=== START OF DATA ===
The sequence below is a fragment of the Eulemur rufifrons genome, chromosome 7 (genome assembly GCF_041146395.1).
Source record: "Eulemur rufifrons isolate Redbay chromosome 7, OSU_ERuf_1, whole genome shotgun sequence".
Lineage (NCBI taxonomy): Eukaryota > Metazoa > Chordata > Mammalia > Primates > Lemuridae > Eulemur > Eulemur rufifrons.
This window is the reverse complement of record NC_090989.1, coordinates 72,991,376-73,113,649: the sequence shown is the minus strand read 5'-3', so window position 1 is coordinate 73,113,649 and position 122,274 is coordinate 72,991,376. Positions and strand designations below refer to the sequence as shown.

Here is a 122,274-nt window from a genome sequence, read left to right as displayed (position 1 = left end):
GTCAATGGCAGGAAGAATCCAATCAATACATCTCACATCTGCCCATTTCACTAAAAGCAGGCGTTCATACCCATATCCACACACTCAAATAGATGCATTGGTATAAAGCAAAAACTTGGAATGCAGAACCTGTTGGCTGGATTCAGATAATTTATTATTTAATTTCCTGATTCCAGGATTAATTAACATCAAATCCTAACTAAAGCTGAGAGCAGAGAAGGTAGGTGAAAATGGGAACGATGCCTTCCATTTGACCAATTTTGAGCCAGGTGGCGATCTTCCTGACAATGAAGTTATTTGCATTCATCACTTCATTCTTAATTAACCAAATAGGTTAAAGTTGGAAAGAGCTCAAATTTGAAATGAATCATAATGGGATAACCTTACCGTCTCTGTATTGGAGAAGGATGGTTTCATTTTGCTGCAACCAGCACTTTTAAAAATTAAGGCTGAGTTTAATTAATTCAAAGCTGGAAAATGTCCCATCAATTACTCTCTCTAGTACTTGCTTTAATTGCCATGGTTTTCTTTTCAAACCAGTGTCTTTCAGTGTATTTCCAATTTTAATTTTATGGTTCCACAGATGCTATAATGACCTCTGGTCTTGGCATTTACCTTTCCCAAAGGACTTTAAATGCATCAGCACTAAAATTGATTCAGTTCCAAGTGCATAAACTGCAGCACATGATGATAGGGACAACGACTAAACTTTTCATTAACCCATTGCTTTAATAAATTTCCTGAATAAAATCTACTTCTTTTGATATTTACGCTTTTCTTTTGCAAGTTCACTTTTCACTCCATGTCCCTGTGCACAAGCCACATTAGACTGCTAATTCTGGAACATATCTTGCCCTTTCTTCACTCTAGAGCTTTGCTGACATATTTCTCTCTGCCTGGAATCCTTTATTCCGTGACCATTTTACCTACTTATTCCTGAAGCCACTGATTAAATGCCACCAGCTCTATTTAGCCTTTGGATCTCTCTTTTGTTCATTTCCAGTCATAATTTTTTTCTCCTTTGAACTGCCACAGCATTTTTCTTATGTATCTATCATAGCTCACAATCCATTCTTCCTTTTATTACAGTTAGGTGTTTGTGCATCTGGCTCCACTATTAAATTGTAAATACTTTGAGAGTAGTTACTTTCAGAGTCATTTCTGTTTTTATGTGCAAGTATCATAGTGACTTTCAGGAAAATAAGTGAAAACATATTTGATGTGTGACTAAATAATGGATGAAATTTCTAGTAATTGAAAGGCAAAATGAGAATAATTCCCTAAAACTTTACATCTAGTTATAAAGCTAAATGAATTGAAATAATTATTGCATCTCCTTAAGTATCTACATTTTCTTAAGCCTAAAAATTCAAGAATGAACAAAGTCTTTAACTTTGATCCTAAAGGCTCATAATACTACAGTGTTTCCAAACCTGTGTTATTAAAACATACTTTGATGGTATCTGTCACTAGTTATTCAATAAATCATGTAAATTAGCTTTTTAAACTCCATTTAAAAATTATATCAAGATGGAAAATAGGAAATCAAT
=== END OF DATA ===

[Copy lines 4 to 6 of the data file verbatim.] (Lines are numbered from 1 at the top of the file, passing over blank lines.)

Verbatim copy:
This window is the reverse complement of record NC_090989.1, coordinates 72,991,376-73,113,649: the sequence shown is the minus strand read 5'-3', so window position 1 is coordinate 73,113,649 and position 122,274 is coordinate 72,991,376. Positions and strand designations below refer to the sequence as shown.

Here is a 122,274-nt window from a genome sequence, read left to right as displayed (position 1 = left end):
GTCAATGGCAGGAAGAATCCAATCAATACATCTCACATCTGCCCATTTCACTAAAAGCAGGCGTTCATACCCATATCCACACACTCAAATAGATGCATTGGTATAAAGCAAAAACTTGGAATGCAGAACCTGTTGGCTGGATTCAGATAATTTATTATTTAATTTCCTGATTCCAGGATTAATTAACATCAAATCCTAACTAAAGCTGAGAGCAGAGAAGGTAGGTGAAAATGGGAACGATGCCTTCCATTTGACCAATTTTGAGCCAGGTGGCGATCTTCCTGACAATGAAGTTATTTGCATTCATCACTTCATTCTTAATTAACCAAATAGGTTAAAGTTGGAAAGAGCTCAAATTTGAAATGAATCATAATGGGATAACCTTACCGTCTCTGTATTGGAGAAGGATGGTTTCATTTTGCTGCAACCAGCACTTTTAAAAATTAAGGCTGAGTTTAATTAATTCAAAGCTGGAAAATGTCCCATCAATTACTCTCTCTAGTACTTGCTTTAATTGCCATGGTTTTCTTTTCAAACCAGTGTCTTTCAGTGTATTTCCAATTTTAATTTTATGGTTCCACAGATGCTATAATGACCTCTGGTCTTGGCATTTACCTTTCCCAAAGGACTTTAAATGCATCAGCACTAAAATTGATTCAGTTCCAAGTGCATAAACTGCAGCACATGATGATAGGGACAACGACTAAACTTTTCATTAACCCATTGCTTTAATAAATTTCCTGAATAAAATCTACTTCTTTTGATATTTACGCTTTTCTTTTGCAAGTTCACTTTTCACTCCATGTCCCTGTGCACAAGCCACATTAGACTGCTAATTCTGGAACATATCTTGCCCTTTCTTCACTCTAGAGCTTTGCTGACATATTTCTCTCTGCCTGGAATCCTTTATTCCGTGACCATTTTACCTACTTATTCCTGAAGCCACTGATTAAATGCCACCAGCTCTATTTAGCCTTTGGATCTCTCTTTTGTTCATTTCCAGTCATAATTTTTTTCTCCTTTGAACTGCCACAGCATTTTTCTTATGTATCTATCATAGCTCACAATCCATTCTTCCTTTTATTACAGTTAGGTGTTTGTGCATCTGGCTCCACTATTAAATTGTAAATACTTTGAGAGTAGTTACTTTCAGAGTCATTTCTGTTTTTATGTGCAAGTATCATAGTGACTTTCAGGAAAATAAGTGAAAACATATTTGATGTGTGACTAAATAATGGATGAAATTTCTAGTAATTGAAAGGCAAAATGAGAATAATTCCCTAAAACTTTACATCTAGTTATAAAGCTAAATGAATTGAAATAATTATTGCATCTCCTTAAGTATCTACATTTTCTTAAGCCTAAAAATTCAAGAATGAACAAAGTCTTTAACTTTGATCCTAAAGGCTCATAATACTACAGTGTTTCCAAACCTGTGTTATTAAAACATACTTTGATGGTATCTGTCACTAGTTATTCAATAAATCATGTAAATTAGCTTTTTAAACTCCATTTAAAAATTATATCAAGATGGAAAATAGGAAATCAAT